TH E K I N G ’ S B U S I N E S S
The Fact of the Resurrection By W. GRAHAM SCROGGIE London, England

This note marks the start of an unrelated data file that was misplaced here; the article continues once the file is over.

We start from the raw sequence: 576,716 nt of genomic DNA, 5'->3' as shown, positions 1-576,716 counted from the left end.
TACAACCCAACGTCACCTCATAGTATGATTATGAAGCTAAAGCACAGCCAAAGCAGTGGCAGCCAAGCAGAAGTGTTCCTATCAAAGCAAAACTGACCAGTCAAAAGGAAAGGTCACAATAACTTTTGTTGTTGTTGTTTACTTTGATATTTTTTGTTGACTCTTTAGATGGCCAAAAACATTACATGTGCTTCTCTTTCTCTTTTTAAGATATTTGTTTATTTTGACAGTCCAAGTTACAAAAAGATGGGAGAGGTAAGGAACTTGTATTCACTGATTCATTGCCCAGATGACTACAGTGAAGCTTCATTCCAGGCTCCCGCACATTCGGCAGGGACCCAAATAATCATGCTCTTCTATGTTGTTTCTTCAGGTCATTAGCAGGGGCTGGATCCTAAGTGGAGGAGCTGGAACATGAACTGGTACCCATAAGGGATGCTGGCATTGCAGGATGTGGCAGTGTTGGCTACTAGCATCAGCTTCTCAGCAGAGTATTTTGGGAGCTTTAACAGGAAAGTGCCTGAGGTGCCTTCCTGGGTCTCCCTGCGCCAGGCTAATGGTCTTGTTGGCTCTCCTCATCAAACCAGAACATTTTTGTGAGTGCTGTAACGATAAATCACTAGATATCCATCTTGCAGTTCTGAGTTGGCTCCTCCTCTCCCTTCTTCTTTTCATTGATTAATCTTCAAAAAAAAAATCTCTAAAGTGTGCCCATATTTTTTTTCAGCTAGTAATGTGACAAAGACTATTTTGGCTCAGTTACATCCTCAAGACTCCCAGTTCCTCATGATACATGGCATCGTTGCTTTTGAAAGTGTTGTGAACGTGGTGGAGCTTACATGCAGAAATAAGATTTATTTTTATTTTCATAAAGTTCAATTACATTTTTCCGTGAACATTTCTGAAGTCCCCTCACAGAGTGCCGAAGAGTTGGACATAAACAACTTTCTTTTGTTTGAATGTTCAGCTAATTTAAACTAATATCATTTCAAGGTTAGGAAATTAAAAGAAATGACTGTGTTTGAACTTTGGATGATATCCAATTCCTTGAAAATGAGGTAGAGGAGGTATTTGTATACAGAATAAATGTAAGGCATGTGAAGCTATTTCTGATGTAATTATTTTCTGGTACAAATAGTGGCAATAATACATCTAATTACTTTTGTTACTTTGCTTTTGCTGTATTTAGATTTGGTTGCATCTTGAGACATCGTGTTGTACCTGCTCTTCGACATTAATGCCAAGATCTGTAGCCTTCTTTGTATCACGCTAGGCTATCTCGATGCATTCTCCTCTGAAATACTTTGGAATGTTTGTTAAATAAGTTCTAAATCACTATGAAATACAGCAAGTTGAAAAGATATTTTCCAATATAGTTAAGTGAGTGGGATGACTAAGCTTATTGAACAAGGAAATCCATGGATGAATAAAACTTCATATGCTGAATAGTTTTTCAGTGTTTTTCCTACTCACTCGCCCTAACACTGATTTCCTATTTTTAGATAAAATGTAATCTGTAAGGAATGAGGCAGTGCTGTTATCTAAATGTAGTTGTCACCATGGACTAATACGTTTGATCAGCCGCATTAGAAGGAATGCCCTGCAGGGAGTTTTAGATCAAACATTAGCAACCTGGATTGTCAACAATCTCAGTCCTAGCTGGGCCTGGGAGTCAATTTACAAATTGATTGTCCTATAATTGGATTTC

not dispute anything you have said so far, that the literary sourçe of infor mation is the New Testament; but then I do not beliève the New Testa ment.” I would remind such a one that he must be prepared to defend his unbelief; that this is as obliga tory upon hfin as it is that we should defend our faith. Objections of Doubters There are many who deny Christ’s resurrection because, like the people at Corinth, they deny the possibility of resurrection at all. If resurrection is impossible, then, o f course, Christ is not risen; but you remember that Paul said, “Why should it be thought a thing incredible . . . , that God should raise the dead?” Yet the history of the criti cisms of the resurrection narratives is one long record of attempts to impugn their trustworthiness, and to form hy potheses which are purely naturalistic, and so to explain the resurrection away. It used to be said that Jesus Christ did not die, that He only swooned. Will you recall what He had suffered in the hall where the soldiers made the flag ellation, the buffeting, the bruising, the crown of thorns, till He was broken and bleeding from head to foot, so overcome with suffering, so shockingly malhan- dled, that He fell beneath the cross on the way to Calvary? If He only swooned, and did not die, what do you think would have been His physical condition three days later? Have you ever thought of that? Would there not still have been manifested the marks of His suffering? Bqt many who do not deny tie death and burial of the Lord Jesus, try to explain away the empty tomb. They treat the narratives as unhistorical; they say the empty grave was never seen by any of the disciples. There are others who say that the disciples went to the wrong tomb; that they mistook the way and saw an empty tomb, but not the tomb in which there had been placed the body of Jesus. There are others Who say that the body of Jesus had been secretly removed from the tomb, either by the disciples, or by Pilate, or by members of the Sanhedrin, or by Joseph of Arimathea. All these attempted explanations are highly unlikely. This denial of the res- urrection is only a part of the general disbelief in the supernatural. The ra